Amateur Treasure Hunters Dig For Artifacts In Their Own Backyard During the pandemic lockdown, more people are digging up treasure troves of historical items. In Scotland, a man with a metal detector found a trove of Bronze Age artifacts including a sword.
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Amateur Treasure Hunters Dig For Artifacts In Their Own Backyard

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Amateur Treasure Hunters Dig For Artifacts In Their Own Backyard

Amateur Treasure Hunters Dig For Artifacts In Their Own Backyard

Amateur Treasure Hunters Dig For Artifacts In Their Own Backyard

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  • <iframe src="https://www.npr.org/player/embed/903152168/903152169" width="100%" height="290" frameborder="0" scrolling="no" title="NPR embedded audio player">
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During the pandemic lockdown, more people are digging up treasure troves of historical items. In Scotland, a man with a metal detector found a trove of Bronze Age artifacts including a sword.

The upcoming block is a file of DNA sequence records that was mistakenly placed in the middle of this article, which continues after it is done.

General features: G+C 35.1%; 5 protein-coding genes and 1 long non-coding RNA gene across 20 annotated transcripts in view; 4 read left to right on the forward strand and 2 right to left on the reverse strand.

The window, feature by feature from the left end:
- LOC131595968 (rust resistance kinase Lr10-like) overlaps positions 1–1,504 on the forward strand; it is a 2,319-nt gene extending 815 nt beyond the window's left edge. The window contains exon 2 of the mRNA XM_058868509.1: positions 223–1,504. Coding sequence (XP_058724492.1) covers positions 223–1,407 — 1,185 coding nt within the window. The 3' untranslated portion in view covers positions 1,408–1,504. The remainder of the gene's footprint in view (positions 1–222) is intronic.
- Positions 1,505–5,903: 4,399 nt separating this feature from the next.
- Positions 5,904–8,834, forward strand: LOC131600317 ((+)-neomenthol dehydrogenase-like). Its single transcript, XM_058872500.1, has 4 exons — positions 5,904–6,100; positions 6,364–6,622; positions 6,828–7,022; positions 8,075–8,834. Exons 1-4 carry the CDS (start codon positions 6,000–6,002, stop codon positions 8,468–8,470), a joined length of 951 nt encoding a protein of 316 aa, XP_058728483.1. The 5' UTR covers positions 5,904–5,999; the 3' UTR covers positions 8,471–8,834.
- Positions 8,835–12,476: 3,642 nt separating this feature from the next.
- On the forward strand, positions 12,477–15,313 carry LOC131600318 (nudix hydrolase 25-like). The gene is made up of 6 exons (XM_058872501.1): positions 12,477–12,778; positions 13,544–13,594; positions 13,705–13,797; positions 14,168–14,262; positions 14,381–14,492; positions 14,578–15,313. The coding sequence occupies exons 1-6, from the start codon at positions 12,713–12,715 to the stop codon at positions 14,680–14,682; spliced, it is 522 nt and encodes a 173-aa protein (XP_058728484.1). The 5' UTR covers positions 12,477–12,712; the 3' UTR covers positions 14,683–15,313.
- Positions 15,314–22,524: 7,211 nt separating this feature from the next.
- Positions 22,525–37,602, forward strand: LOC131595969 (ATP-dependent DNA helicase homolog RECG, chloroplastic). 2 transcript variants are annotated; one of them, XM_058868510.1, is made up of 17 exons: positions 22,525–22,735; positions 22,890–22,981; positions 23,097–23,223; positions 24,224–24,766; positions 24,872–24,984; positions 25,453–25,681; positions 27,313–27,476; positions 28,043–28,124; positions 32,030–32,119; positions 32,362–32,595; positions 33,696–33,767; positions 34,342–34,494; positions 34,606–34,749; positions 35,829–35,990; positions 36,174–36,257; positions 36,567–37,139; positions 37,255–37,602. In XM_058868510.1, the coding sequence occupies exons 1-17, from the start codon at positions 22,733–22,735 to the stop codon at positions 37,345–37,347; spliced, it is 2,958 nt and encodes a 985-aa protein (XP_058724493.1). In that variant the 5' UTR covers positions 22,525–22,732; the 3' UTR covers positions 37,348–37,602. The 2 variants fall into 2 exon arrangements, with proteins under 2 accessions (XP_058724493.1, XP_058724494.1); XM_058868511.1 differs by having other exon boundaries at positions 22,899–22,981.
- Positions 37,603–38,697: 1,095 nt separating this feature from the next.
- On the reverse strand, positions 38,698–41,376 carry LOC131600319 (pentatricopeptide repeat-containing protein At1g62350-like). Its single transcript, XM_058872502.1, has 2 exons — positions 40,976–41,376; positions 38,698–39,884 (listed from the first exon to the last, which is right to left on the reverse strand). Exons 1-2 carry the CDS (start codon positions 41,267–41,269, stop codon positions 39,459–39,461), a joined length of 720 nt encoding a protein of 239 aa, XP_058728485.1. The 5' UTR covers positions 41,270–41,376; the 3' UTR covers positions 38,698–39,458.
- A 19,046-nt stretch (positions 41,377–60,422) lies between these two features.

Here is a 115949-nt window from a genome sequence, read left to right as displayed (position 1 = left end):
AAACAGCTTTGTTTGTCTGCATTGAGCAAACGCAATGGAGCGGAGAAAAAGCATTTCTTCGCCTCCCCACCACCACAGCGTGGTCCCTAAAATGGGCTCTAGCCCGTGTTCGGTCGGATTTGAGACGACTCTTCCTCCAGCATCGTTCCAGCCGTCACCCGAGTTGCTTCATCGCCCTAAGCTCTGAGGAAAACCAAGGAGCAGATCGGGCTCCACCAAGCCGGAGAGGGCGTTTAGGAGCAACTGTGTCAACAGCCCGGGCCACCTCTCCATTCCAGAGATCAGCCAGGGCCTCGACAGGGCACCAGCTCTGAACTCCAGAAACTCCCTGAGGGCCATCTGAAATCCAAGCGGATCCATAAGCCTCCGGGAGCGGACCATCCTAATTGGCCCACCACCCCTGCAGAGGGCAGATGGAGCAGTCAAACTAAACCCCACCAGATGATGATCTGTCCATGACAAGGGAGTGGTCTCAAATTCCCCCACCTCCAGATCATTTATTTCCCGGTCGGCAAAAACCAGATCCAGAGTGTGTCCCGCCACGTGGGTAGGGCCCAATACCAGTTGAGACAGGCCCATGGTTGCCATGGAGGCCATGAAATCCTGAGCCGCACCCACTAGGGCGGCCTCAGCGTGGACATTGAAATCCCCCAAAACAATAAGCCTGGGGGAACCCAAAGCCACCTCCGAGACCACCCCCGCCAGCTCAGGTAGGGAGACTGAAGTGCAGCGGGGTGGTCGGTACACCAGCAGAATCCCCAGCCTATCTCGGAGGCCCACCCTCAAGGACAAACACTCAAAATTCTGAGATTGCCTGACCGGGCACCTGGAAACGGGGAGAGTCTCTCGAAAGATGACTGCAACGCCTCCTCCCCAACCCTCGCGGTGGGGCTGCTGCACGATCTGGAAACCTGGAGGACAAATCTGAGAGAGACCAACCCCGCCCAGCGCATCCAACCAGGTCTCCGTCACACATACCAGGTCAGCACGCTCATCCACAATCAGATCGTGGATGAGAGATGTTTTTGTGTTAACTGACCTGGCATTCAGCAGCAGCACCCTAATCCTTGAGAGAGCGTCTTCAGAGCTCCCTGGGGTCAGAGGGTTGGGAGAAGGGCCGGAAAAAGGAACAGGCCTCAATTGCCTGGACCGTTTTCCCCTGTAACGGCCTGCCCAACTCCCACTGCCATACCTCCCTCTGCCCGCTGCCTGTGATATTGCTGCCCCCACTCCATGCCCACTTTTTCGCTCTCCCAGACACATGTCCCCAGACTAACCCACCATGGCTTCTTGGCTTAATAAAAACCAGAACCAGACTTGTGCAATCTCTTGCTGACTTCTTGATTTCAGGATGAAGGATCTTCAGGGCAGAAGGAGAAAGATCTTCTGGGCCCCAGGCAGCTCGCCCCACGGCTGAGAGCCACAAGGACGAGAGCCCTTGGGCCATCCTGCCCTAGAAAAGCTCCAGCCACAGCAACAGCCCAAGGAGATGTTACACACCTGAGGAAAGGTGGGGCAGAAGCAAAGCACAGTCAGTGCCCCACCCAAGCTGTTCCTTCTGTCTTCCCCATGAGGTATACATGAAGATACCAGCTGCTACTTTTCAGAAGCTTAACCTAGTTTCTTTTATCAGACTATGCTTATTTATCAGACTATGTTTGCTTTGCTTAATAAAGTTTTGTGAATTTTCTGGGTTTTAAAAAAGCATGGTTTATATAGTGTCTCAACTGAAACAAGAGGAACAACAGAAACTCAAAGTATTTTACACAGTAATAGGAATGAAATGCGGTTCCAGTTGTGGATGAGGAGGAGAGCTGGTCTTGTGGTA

DAVID GREENE, HOST:

OK. So here's one unexpected result of a pandemic lockdown. Many more people seem to be digging up treasure troves of artifacts. The Telegraph has reported dozens of backyard finds in the United Kingdom over the past several months as people spend a lot more time in their backyards. And this summer, Scottish archaeologists have been working to identify an astounding new finding.

EMILY FREEMAN: I wish I could say we were excited straightaway. But actually, they were objects that I had never seen before, so I wasn't sure what we were looking at.

NOEL KING, HOST:

That's Emily Freeman. She's head of Scotland's Treasure Trove Unit, which is a government department. She works with amateur treasure hunters. So back in June, a Scottish man dug up a bronze object buried in a field near the town of Peebles. He called it in. There was more digging. And they found a haul of stuff that's about 3,000 years old.

FREEMAN: So they are late Bronze Age in date. So for Scotland, that's about 3,000 years ago. And the Bronze Age is characterized by the use of bronze - the first metal age.

GREENE: So among the finds here, a sword still in its scabbard and also a horse harness and somehow - somehow - the leather and the wood preserved in the soil.

FREEMAN: Organic material doesn't usually survive because it's susceptible to disintegrating to bacteria, things like that.

GREENE: Freeman says nothing like this harness has ever been seen before in Britain. Her team has removed the hoard in its large block of soil and taken it back to Edinburgh, where they have a lot of work ahead of them.

(SOUNDBITE OF ALASDAIR FRASER AND NATALIE HAAS' "CALLIOPE MEETS FRANK: CALLIOPE HOUSE/MACARTHUR ROAD/FRANK'S REEL")

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